Editing Out the Truth
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Everything’s Cool (2007)
Pretending Climate Change Isn’t Happening
Although this one came out a couple years ago, it is no less relevant and insightful. In Everything’s Cool, the documentary filmmakers Daniel B. Gold & Judith Helfand explore the science behind global warming, and the United States government’s response to the plethora of scientific evidence and urgent warnings that immediate action and attention are needed (see Running Low on Time).
Unfortunately, the alarms were met with cool cynicism and doubt (See Deception Dealers). Rather than act on the information, the truth was warped and censored in order to maintain the status quo.
Nothing To See Here…
During the Bush years in particular, the American President’s response was the often repeated mantra, “we need more information.” Truth be told, this isn’t necessarily a horrible reply. It seems logical enough.
Well, it turns out that the US government had copious amount of information. Indeed, piles and piles of it, all leading to the same infallible conclusion. The planet is warming as a direct result of human industrial activity.
Mum’s the Word
The problem highlighted by the documentary isn’t that the planet is warming, rather the government, who are responsible for representing the population’s best interests, we’re in fact responsible for essentially censoring the truth about climate change.
This was done in a particularly oblique and manipulative manner, not merely blocking out the reports, but literally editing the publications to insert words here, omit words there, in order to dilute the message and generate confusion.
One such arbitrator of truth was the man put in charge of overseeing what climate science related publications are released by the government. Interestingly enough, this individual, White House chief of staff for the Council on Environmental Quality Philip A. Cooney, happened to be a non-scientist and former oil lobbyist.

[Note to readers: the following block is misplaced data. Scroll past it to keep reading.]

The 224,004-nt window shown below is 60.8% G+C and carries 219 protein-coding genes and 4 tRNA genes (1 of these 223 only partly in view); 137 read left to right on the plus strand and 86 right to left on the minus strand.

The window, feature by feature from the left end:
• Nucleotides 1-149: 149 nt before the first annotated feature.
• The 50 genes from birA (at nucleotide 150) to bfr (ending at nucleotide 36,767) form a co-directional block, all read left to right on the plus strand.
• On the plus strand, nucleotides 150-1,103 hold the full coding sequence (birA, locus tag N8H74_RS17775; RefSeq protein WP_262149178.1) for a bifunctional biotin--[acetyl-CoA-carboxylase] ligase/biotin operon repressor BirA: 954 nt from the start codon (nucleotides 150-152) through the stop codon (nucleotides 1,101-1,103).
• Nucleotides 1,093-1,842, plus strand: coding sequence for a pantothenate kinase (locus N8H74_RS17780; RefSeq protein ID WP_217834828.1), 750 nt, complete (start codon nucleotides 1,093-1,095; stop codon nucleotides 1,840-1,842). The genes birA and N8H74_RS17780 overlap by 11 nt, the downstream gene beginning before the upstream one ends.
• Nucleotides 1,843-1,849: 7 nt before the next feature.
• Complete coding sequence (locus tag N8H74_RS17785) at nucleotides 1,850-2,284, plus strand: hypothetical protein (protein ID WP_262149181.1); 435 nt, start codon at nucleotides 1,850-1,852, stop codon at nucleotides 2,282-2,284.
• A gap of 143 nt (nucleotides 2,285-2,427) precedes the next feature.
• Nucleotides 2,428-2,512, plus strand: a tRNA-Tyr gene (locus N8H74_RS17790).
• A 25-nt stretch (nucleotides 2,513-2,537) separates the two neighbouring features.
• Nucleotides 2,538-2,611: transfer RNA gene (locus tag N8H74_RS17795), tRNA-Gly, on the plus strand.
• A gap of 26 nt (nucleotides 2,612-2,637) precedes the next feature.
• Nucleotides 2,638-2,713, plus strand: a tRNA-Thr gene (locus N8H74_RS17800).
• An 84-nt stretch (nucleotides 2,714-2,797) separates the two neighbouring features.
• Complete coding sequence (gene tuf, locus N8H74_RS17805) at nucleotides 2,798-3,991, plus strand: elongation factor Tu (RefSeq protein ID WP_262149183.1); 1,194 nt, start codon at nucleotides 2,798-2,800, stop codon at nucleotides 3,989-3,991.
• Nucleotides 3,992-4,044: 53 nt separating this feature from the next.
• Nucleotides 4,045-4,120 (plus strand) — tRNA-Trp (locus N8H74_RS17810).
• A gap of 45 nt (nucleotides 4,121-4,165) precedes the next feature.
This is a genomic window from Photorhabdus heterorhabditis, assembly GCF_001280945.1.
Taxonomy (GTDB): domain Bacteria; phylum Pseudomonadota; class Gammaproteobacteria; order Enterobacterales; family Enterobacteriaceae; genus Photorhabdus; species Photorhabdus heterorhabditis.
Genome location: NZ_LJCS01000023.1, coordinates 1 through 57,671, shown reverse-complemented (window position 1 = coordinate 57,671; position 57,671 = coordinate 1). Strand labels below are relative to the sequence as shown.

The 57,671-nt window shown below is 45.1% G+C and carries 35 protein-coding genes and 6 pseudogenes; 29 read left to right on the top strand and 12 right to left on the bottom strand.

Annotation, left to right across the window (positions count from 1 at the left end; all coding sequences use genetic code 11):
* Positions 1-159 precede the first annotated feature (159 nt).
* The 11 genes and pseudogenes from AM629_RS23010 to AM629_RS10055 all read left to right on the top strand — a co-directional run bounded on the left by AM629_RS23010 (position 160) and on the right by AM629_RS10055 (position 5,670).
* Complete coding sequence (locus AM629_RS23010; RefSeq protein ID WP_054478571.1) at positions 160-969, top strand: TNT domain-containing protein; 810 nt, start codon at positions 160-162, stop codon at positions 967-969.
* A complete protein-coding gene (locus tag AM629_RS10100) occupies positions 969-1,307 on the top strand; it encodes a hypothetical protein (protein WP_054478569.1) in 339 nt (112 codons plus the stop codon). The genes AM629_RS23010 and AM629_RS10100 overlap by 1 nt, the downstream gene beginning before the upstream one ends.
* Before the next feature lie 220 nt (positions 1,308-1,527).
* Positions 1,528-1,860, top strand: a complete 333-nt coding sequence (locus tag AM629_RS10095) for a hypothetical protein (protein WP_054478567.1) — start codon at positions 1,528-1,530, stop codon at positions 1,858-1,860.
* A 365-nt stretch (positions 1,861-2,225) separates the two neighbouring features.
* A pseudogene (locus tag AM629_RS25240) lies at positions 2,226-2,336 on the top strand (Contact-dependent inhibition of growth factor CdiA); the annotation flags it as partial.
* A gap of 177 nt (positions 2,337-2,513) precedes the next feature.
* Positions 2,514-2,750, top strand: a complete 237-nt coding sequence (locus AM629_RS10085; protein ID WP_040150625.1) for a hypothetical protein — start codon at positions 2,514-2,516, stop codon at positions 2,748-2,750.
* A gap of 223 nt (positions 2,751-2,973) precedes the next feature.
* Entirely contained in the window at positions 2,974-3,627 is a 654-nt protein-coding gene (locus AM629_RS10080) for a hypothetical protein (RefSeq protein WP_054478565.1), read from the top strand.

US citizens would have continued on none-the-wiser were it not for the actions of a frustrated whistleblower by the name of Rick Piltz. He was a senior government climate research coordinator, who resigned in protest and came forward to denounce this “editorial” practice on scientific research.
The Truth Comes Out
Although Cooney eventually resigned from his role and returned to the petroleum industry, the mechanisms by which this censorship took place are still in effect. Clearly things need to be set right it government climate reporting.
Meanwhile, Piltz was left ostracized and destitute. He passed away from liver cancer in 2014. Although anger and frustration evidently took their toll on Plitz, concerned citizens are justified in their gratitude. As a result of his efforts, the truth did surface!
Piltz’s motivation for sharing the facts helped shed a light on these dubious government practices. Before his death he also managed to help start-up Climate Science Watch (2006), a public interest and education organization that serves as a watchdog for government climate science research.
In addition, to his many activities and accomplishments to bring the issue to light, Plitz won the Ridenhour Prize for Truth-Telling from The Nation Institute. His struggle and eventual success serves as a reminder to those who are fighting to the get the truth of climate science out to the public.
Dark Forces at Work
There were a number of other mini stories reported in the film, but I’ll leave you the pleasure of discovering them. Overall, I enjoyed the documentary, finding it to be enlightening and definitely worthy of recommendation.
Strangely enough it has also become increasingly difficult to find. While I had first watched this on Netflix, it is no longer available there (US or Canada), nor is it on iTunes. Hopefully this will be fixed soon!
In the meantime, there are other online sites that also share documentaries. Although I haven’t yet found one that offers currently offers it (orI would totally share a link).
As far as I can tell, you may need to find it at a local rental place (if such establishment still exist around your neck of the woods), borrow from local library, or rent it via Amazon. It does appears available to rent via Amazon Prime, however this service is not yet available in Canada.